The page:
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Consultations

Consultations may be sought from clinicians in the following fields:

  • Neurology - Seizure control, EEG, management of brain edema in refractory cases, neurointensive care
  • Neurosurgery - Placement of intracranial pressure monitor, CSF shunting or temporary drainage in patients with hydrocephalus, neurointensive care
  • Infectious disease - Control of epidemics, isolation of patient and contacts, choice of antibiotics in refractory or atypical cases
  • Neonatology - Any newborn or infant with severe viral meningitis requiring intensive care
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Contributor Information and Disclosures
Author

Cordia Wan, MD Adult Neurologist, Kaiser Permanente Hawaii, Kaiser Permanente Southern California

Cordia Wan, MD is a member of the following medical societies: American Academy of Neurology

Disclosure: Nothing to disclose.

Coauthor(s)

Amir Vokshoor, MD Staff Neurosurgeon, Department of Neurosurgery, Spine Surgeon, Diagnostic and Interventional Spinal Care, St John's Health Center

Amir Vokshoor, MD is a member of the following medical societies: Alpha Omega Alpha, North American Spine Society, American Association of Neurological Surgeons, American Medical Association

Disclosure: Nothing to disclose.

Specialty Editor Board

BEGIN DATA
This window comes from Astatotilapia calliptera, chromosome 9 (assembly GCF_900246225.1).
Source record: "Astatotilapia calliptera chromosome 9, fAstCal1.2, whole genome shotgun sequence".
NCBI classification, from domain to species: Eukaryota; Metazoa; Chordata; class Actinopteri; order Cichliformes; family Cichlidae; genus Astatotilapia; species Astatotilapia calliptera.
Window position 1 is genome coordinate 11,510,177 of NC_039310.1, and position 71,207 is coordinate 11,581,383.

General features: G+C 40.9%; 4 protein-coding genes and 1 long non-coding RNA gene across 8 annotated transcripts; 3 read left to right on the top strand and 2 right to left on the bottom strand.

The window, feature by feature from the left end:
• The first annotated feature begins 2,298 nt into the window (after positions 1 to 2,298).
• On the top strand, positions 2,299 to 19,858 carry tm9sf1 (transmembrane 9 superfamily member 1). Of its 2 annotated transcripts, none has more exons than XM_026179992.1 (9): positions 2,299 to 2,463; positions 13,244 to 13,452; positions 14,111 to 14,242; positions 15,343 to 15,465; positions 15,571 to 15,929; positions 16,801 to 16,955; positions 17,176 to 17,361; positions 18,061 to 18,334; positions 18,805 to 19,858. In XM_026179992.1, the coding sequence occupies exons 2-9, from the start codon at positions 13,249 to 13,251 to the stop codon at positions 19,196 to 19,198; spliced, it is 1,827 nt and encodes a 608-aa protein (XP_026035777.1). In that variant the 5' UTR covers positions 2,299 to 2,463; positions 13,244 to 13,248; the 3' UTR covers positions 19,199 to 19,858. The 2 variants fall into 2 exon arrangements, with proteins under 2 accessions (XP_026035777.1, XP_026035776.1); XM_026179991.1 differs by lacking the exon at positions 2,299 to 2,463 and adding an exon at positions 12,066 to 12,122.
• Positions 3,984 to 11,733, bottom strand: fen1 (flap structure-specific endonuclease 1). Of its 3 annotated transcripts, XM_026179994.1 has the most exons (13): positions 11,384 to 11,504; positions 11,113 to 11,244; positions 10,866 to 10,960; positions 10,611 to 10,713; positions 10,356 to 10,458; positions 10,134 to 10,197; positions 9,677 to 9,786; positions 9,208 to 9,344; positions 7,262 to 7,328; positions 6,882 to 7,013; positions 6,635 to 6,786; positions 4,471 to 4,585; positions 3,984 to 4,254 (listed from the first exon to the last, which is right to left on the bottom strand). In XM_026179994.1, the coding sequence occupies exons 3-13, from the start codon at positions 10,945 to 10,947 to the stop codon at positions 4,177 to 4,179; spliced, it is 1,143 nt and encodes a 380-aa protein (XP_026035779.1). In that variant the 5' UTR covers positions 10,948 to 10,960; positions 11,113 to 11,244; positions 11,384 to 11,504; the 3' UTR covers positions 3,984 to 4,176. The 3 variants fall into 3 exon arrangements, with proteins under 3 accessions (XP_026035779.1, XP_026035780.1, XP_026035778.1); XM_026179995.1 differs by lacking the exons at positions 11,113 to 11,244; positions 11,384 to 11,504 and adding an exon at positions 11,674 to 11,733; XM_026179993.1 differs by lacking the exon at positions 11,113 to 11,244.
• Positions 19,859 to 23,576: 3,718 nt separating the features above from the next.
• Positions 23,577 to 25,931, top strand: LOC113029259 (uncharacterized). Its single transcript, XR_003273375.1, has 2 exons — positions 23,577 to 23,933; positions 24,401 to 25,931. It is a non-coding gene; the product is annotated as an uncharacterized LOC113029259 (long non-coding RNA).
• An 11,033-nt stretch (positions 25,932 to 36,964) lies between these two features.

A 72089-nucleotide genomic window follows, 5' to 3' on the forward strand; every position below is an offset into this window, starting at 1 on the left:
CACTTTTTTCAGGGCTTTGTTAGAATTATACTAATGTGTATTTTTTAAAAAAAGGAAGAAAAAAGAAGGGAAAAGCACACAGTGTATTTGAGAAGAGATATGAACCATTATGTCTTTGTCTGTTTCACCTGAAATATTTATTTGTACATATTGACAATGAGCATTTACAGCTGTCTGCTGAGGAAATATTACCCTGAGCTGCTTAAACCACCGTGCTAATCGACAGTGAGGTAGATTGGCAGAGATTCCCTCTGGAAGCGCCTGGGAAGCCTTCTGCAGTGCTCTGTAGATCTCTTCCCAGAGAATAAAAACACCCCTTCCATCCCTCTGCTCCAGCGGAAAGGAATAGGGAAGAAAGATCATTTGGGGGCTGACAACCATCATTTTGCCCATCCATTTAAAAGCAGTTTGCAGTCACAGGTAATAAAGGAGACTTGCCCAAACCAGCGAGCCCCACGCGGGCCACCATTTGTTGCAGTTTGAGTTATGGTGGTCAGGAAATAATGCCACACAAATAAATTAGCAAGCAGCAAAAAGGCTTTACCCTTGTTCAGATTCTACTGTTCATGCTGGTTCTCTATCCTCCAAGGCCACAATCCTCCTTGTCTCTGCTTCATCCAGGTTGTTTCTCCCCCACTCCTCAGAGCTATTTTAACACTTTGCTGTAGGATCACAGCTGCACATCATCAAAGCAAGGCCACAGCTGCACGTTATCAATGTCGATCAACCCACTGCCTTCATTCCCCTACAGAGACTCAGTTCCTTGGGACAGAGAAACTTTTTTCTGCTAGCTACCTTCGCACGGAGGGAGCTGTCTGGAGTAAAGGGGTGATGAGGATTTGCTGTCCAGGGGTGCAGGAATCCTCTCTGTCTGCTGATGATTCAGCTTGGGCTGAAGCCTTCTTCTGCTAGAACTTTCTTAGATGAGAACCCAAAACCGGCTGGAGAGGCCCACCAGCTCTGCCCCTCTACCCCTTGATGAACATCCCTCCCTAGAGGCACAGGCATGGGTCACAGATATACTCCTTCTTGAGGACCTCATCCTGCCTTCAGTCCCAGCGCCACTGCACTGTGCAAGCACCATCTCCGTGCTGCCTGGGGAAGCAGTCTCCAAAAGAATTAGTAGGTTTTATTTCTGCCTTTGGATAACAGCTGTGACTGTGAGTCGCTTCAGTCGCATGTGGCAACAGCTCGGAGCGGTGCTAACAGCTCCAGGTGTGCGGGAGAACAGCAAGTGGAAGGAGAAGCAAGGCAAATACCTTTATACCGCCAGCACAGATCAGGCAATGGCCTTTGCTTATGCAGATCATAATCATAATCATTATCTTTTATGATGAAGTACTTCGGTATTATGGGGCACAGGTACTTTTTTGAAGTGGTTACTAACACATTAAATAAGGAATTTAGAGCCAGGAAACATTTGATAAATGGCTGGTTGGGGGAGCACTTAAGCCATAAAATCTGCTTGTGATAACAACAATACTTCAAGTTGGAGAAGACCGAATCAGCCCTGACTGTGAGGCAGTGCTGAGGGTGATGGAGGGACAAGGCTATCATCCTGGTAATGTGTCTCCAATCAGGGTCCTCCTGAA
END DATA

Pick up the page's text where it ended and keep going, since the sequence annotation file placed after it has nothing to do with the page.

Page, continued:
Francisco Talavera, PharmD, PhD Adjunct Assistant Professor, University of Nebraska Medical Center College of Pharmacy; Editor-in-Chief, Medscape Drug Reference

Disclosure: Received salary from Medscape for employment. for: Medscape.

Florian P Thomas, MD, PhD, Drmed, MA, MS Director, National MS Society Multiple Sclerosis Center; Professor and Director, Clinical Research Unit, Department of Neurology, Adjunct Professor of Physical Therapy, Associate Professor, Institute for Molecular Virology, St Louis University School of Medicine; Editor-in-Chief, Journal of Spinal Cord Medicine

Florian P Thomas, MD, PhD, Drmed, MA, MS is a member of the following medical societies: Academy of Spinal Cord Injury Professionals, American Academy of Neurology, American Neurological Association, Consortium of Multiple Sclerosis Centers, National Multiple Sclerosis Society, Sigma Xi

Disclosure: Nothing to disclose.

Chief Editor

Niranjan N Singh, MD, DM Associate Professor of Neurology, University of Missouri-Columbia School of Medicine

Niranjan N Singh, MD, DM is a member of the following medical societies: American Academy of Neurology, American Association of Neuromuscular and Electrodiagnostic Medicine, American Headache Society

Disclosure: Nothing to disclose.

Additional Contributors

J Stephen Huff, MD, FACEP Professor of Emergency Medicine and Neurology, Department of Emergency Medicine, University of Virginia School of Medicine

J Stephen Huff, MD, FACEP is a member of the following medical societies: American Academy of Neurology, American College of Emergency Physicians, Society for Academic Emergency Medicine

Disclosure: Nothing to disclose.

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T1-weighted MRI of brain demonstrates diffuse enhancement of the meninges in viral meningoencephalitis.
This rash consists of an enlarging annular plaque. Image courtesy of Lyme Disease Network (http://www.lymenet.org/).